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Friday, October 16, 1998 Published at 17:18 GMT 18:18 UK

UK Politics

Lords 'less democratic than Albania'

Hereditary peers could disappar from the Lords

The system of hereditary peers sitting in the House of Lords is less democratic than Albania, according to a cabinet minister.

Dr Jack Cunningham, the "cabinet enforcer", will tell a meeting in his Copeland constituency the House of Lords is less democratic than Cuba, China and Albania.

The only system equivalent to Parliament's upper chamber is used by tribal chiefs in Zimbabwe, according to Dr Cunningham.

[ image: Dr Cunningham: Hereditary peers make democracy a
Dr Cunningham: Hereditary peers make democracy a "laughing stock"
He says: "In no other major democracy anywhere in the world does your parentage put you into parliament.

"In no other parliamentary chamber does the hereditary principle give you the key to passing laws which will govern the lives of others."

Dr Cunningham's staff searched for anywhere in the world where the hereditary principle applied.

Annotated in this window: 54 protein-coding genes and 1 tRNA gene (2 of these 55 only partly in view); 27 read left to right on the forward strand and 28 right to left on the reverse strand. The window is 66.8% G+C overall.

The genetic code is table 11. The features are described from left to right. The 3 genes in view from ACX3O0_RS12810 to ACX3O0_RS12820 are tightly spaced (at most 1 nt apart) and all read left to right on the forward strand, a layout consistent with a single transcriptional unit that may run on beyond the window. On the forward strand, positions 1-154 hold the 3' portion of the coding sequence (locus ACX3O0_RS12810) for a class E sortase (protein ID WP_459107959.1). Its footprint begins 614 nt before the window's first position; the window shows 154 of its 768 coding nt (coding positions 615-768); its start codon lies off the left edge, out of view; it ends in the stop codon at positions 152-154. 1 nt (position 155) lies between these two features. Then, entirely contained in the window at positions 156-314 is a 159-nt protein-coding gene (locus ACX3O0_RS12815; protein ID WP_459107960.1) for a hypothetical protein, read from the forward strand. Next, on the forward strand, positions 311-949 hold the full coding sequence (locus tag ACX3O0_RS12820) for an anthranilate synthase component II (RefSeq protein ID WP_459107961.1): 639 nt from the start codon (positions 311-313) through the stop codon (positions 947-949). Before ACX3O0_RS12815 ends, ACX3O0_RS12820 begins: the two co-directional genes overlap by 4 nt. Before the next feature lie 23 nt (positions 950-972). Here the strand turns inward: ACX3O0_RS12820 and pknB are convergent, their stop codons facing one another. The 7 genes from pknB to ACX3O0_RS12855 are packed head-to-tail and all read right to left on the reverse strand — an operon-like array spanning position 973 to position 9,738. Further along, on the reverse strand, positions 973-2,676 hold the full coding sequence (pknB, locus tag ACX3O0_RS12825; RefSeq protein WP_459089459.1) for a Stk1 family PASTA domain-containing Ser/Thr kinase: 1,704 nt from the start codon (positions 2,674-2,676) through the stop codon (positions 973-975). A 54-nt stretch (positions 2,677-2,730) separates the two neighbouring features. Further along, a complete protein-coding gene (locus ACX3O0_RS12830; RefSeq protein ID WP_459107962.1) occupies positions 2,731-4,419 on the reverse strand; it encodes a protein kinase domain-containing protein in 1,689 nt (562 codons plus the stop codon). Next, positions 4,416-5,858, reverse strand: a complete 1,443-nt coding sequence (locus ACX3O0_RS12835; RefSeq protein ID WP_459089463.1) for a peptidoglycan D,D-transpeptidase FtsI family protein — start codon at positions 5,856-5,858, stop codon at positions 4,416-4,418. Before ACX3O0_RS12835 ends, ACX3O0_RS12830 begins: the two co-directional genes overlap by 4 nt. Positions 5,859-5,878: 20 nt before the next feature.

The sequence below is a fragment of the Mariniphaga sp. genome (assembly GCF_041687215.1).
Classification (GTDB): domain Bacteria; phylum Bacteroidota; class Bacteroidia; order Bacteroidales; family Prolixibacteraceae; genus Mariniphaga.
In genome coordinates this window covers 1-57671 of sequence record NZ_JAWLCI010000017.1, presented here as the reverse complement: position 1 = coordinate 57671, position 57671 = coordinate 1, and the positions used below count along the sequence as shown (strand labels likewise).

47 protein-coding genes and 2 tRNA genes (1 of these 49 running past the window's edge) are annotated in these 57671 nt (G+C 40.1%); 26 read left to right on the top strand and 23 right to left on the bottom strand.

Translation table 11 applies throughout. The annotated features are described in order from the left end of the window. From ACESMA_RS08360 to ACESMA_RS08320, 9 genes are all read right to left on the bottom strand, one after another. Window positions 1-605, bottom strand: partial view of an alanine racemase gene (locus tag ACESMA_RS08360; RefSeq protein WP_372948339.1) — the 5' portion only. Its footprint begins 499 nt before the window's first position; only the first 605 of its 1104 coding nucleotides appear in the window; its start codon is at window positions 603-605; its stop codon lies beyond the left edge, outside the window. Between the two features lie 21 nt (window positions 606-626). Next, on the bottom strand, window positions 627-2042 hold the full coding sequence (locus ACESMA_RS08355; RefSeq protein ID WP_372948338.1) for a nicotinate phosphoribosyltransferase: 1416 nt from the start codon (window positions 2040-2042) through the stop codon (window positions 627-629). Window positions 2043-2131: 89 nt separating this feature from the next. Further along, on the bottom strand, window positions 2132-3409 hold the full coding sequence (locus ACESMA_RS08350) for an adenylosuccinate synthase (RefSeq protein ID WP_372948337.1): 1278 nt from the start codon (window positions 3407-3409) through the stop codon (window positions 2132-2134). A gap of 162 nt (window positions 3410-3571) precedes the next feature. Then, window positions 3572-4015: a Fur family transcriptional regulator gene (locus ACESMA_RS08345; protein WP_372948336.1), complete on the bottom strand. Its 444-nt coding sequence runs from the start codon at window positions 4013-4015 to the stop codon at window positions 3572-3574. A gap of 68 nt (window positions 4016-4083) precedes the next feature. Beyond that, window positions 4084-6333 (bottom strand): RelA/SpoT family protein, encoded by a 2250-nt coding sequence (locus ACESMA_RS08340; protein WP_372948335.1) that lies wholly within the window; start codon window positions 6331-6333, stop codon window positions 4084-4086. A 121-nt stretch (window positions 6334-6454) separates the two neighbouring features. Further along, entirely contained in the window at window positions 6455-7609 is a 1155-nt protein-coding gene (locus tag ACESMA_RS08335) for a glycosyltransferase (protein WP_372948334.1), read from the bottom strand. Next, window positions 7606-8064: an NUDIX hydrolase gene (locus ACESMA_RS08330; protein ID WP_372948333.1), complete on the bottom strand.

He says: "We think we may have found an example. Just one. Where tribal chiefs in Zimbabwe form what is called a 'functional constituency' which is represented in the second chamber.

"We're not sure. We're checking. But we think that may be it."

The Lords have spent two days discussing Labour's plans to remove hereditary peers' right to speak and vote, which were introduced by Baroness Jay on Tuesday.

She announced a Royal Commission to establish to look into the reforms and the future composition of a second chamber.

Dr Cunningham says: "The hereditary peers in the House of Lords make a laughing stock of democracy.

"Cuba is democratising. China is democratising. Albania is democratising.

[ image: Dr Liam Fox: Labour wants a neutered chamber]
Dr Liam Fox: Labour wants a neutered chamber
"But the Tories and the hereditary peers? No."

Labour's step-by-step proposals to reform the Lords have been condemned by the Conservatives who want the process carried out in one go, while some peers have said they will act like football hooligans to prevent reform.

Conservative spokesman for Constitutional Affairs, Dr Liam Fox, condemned Mr Cunningham's speech as "political venom" without any serious proposals for reform.

He said: "Don't be fooled into thinking this is just the first step in a well-thought-out programme of reform.

"Labour see it as their final solution.

"After all, it gives them everything they want - a neutered upper house and more say for Tony's cronies."

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